ENTERTAINMENT NEWS - Dozens of people were arrested in Spain following a second night of clashes over the jailing of a rapper for controversial tweets, with the violence sparking a political backlash.
Angry demonstrations first erupted on Tuesday night after police detained Pablo Hasel, 32, who was holed up in a university in Catalonia to avoid going to jail in a controversial free speech case.
The violence also triggered a political backlash against the hard left Podemos - junior partner in Spain's leftwing coalition - which has opposed Hasel's jailing and publicly supported the protesters.
On Wednesday night, hundreds gathered in Madrid's Puerta del Sol square calling for Hasel's release, hurling bottles at police, who charged at them in clashes lasting several hours, AFP journalists said.
Police arrested 19 people, while the city's emergency services said 55 people were injured, among them 35 police officers.
In Barcelona and three other Catalan cities, demonstrators lobbed objects at police and set barricades ablaze, with police charging the protesters and in some places firing foam rounds.
A total of 33 people were arrested and 14 injured, police said.
Protesters also took to the streets of the southern city of Granada, clashing with police and burning rubbish bins, with four people arrested, regional officials said.
Although known for his hard-left views, Hasel's case has become a cause celebre among campaigners, who say prosecuting him is a dangerous assault on free speech.
The violence was roundly denounced by figures across the political spectrum with Socialist deputy prime minister Carmen Calvo saying it was indefensible.
"No right can be defended or expressed with violence. That is an absolute red line," deputy prime minister Carmen Calvo told RTVE public television.
"An unauthorised demonstration that resulted in arrests, injuries and a lot of material damage does not equate to freedom of expression."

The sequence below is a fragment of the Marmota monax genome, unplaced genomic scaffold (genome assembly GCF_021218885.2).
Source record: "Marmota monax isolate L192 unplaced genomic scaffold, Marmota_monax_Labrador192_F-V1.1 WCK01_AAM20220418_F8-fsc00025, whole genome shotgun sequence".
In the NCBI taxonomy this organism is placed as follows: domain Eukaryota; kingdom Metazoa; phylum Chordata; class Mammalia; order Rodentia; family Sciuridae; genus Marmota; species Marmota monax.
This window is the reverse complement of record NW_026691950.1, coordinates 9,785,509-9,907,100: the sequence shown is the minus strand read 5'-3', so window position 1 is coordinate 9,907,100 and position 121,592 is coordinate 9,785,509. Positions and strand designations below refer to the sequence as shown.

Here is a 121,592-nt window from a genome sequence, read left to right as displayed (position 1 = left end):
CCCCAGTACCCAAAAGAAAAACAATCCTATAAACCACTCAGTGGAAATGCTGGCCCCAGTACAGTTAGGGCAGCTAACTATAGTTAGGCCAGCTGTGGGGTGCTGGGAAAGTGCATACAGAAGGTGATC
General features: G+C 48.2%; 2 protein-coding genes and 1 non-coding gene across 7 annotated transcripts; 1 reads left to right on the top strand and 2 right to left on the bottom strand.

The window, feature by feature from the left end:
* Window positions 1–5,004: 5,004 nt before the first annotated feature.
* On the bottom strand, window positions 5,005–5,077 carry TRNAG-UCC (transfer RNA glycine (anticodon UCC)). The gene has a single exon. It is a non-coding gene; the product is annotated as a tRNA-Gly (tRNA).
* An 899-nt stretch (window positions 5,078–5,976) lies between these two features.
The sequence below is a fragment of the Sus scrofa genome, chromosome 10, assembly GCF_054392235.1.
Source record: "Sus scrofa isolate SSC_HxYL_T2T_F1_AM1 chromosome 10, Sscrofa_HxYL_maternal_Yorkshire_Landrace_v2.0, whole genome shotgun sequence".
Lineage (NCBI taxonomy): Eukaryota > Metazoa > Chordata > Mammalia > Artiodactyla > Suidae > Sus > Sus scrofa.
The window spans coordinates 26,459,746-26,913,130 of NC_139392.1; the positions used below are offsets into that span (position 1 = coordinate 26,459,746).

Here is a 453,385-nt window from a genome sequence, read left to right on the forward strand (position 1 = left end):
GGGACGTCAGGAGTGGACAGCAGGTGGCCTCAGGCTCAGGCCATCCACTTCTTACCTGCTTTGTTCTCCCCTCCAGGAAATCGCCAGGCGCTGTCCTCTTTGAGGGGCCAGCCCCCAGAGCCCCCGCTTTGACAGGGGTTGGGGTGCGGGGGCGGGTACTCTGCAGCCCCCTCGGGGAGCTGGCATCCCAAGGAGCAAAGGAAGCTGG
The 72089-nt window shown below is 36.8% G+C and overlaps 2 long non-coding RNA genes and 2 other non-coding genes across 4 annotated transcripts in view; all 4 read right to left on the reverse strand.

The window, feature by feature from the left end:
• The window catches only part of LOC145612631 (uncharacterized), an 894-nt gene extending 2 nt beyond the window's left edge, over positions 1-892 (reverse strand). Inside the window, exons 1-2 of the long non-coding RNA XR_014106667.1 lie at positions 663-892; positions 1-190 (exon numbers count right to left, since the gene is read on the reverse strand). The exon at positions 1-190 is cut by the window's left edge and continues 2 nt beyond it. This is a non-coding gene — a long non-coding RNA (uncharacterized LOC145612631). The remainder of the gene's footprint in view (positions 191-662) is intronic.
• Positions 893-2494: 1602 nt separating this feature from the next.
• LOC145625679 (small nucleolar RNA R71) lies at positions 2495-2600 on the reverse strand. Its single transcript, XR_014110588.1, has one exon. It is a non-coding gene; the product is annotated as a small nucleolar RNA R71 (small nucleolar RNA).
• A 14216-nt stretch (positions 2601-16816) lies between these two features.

'Display of Trumpism'
So far, Prime Minister Pedro Sanchez has remained silent on the Hasel case and the protests, which have highlighted a growing divide between his Socialists and Podemos, which emerged out of the anti-austerity "Indignados" movement that occupied squares across Spain in 2011.
In the immediate firing line was Podemos MP Pablo Echenique who publicly tweeted his backing for the protesters as the clashes were raging.
"All my support to the young anti-fascists who are demanding justice and freedom of expression in the streets," he wrote.
But much anger was directed at Podemos leader Pablo Iglesias - also a deputy prime minister - who has criticised Hasel's jailing and used it to question Spain's democracy.
"They have to remove Pablo Iglesias from the Spanish government. It is the only way to turn away from this dangerous path we're going down," Cuca Gamarra, spokeswoman for the opposition Popular Party's parliamentary faction.
"(The Socialist Party) cannot be complicit in the face of what's going on.. and this display of 'Trumpism' we're seeing from Podemos' leaders," she told RTVE, referring to Donald Trump's bid to incite supporters to storm the US Capitol last month.
Hasel was arrested after failing to turn himself on Friday in to start serving his nine-month sentence over tweets calling former king Juan Carlos I a mafia boss and accusing police of torturing and killing demonstrators and migrants.
Hundreds of artists have rallied to his cause, including film-maker Pedro Almodovar and Hollywood actor Javier Bardem, while Amnesty International said jailing him for song lyrics and tweets was "unjust and disproportionate".